Baltic German and Russian troops in Estonian army in the War of Independence

Besides Finnish, Swedish and Danish volunteers and the allied troops (the Russian Whites, Ingrians, Latvians) the Estonian armed forces during the War of Independence also consisted of military units of local Baltic Germans and Russians.

The Baltic Battalion (in German also regiment – Baltenregiment) was formed in late 1918 of Baltic German volunteers, who had gathered in Viljandi, Tartu and Rakvere. The legal basis of the Battalion was the agreement signed on 27 November 1918 between the Estonian Provisional Government and the knighthoods of Estonia, Livonia and Saaremaa, and the Estonian German societies. The commander was Colonel Konstantin von Weiss, the chief of staff, captain Viktor von zur Mühlen. The Battalion fought at the Viru front. In spring 1919 it contained 4 infantry companies, a squadron, an artillery company, cavalry machine-gun squadrons, an artillery battery and an ice yacht flotilla on lake Peipsi. The Battalion had altogether 1350 men, 71 were killed and 118 wounded.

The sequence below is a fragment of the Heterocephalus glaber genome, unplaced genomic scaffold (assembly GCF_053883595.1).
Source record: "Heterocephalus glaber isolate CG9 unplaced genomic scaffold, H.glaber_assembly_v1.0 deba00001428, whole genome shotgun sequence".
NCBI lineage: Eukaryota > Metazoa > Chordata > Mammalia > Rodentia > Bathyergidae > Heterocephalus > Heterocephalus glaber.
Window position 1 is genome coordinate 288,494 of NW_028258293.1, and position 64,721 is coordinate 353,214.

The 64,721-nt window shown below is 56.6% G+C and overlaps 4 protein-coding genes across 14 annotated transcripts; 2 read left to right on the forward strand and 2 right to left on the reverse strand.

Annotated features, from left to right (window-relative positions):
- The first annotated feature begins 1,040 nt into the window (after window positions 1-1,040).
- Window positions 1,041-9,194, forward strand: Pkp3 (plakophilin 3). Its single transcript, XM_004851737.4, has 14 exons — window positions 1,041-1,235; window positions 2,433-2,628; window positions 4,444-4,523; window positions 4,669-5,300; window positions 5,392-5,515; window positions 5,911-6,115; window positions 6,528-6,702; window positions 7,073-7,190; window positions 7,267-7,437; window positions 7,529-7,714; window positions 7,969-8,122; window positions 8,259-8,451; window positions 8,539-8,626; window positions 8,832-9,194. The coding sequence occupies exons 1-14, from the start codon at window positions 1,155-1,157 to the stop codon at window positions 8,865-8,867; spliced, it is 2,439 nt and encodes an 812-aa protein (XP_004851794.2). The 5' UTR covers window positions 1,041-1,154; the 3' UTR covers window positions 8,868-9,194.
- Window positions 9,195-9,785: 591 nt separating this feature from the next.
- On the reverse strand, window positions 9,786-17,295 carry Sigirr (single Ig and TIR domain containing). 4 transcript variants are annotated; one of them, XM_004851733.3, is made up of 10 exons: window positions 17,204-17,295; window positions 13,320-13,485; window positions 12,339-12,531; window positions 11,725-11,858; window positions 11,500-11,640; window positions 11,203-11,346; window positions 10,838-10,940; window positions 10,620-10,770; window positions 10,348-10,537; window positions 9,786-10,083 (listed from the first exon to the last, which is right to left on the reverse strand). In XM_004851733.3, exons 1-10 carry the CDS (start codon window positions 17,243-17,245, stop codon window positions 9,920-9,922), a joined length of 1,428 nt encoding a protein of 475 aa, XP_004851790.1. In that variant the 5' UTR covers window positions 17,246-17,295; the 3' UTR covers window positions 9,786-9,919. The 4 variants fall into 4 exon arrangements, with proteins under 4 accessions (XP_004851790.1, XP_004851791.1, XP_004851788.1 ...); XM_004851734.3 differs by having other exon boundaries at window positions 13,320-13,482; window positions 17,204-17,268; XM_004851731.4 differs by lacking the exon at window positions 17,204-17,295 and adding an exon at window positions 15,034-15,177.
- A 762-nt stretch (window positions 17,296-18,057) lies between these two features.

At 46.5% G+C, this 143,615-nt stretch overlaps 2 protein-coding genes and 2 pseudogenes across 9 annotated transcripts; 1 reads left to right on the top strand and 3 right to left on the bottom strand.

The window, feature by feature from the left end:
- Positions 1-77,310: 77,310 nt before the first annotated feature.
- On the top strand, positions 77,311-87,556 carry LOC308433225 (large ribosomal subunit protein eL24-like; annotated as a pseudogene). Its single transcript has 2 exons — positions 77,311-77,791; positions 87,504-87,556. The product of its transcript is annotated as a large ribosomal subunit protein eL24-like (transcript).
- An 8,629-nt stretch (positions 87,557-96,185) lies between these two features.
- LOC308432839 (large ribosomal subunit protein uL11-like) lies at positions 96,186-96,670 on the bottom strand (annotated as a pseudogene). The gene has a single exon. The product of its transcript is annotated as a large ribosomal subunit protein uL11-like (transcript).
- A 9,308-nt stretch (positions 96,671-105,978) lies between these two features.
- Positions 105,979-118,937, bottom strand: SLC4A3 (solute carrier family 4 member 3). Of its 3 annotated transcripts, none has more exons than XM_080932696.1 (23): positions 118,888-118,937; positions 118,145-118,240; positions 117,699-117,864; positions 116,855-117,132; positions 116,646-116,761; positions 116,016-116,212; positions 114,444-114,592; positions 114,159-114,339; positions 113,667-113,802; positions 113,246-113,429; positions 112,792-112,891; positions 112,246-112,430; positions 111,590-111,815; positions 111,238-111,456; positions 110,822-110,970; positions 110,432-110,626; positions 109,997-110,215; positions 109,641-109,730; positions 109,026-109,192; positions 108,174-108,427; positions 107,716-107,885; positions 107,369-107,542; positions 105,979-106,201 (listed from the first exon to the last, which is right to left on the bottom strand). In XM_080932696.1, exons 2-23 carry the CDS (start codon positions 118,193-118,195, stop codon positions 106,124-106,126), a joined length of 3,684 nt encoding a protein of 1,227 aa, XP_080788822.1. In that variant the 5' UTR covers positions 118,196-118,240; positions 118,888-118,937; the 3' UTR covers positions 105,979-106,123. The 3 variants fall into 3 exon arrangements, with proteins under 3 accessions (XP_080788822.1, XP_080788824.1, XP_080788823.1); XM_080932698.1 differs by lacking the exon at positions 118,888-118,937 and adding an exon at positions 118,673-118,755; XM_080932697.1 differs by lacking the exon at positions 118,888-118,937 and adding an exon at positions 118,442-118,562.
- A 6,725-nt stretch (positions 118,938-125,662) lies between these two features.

The Russian Kachanov battalion was formed in late summer 1919 at the Southern front, initially as a regiment. Its core was made up of the partisan brigade of Kachanova parish in Ostrov county, supplemented on the orders of the Estonian army command by men conscripted from the Kachanova parish, the battalion formed earlier in Panikovich  (Pankjavitsa) parish and soldiers and officers of Russian origin. In September it consisted of about 1300 men. In October the regiment was reorganised into a single battalion. The commander was Captain Artur Saueselg, the chief of staff Lieutenant Tõnis Koern. The battalion had 5 companies, a machine gun company, a field battery and special commandos, altogether about 1000 men. From September to December the Kachanov battalion was greatly reduced: at least 11 dead, 44 wounded and 23 lost. From 1920 Kachanova belonged to the Abrene county, Kacēni parish, in the Republic of Latvia; most of the men returned home. According to the Tartu Peace Treaty, men who came from the territories now belonging to Soviet Russia were sent back to Russia. Some were then imprisoned by the Bolshevist regime.

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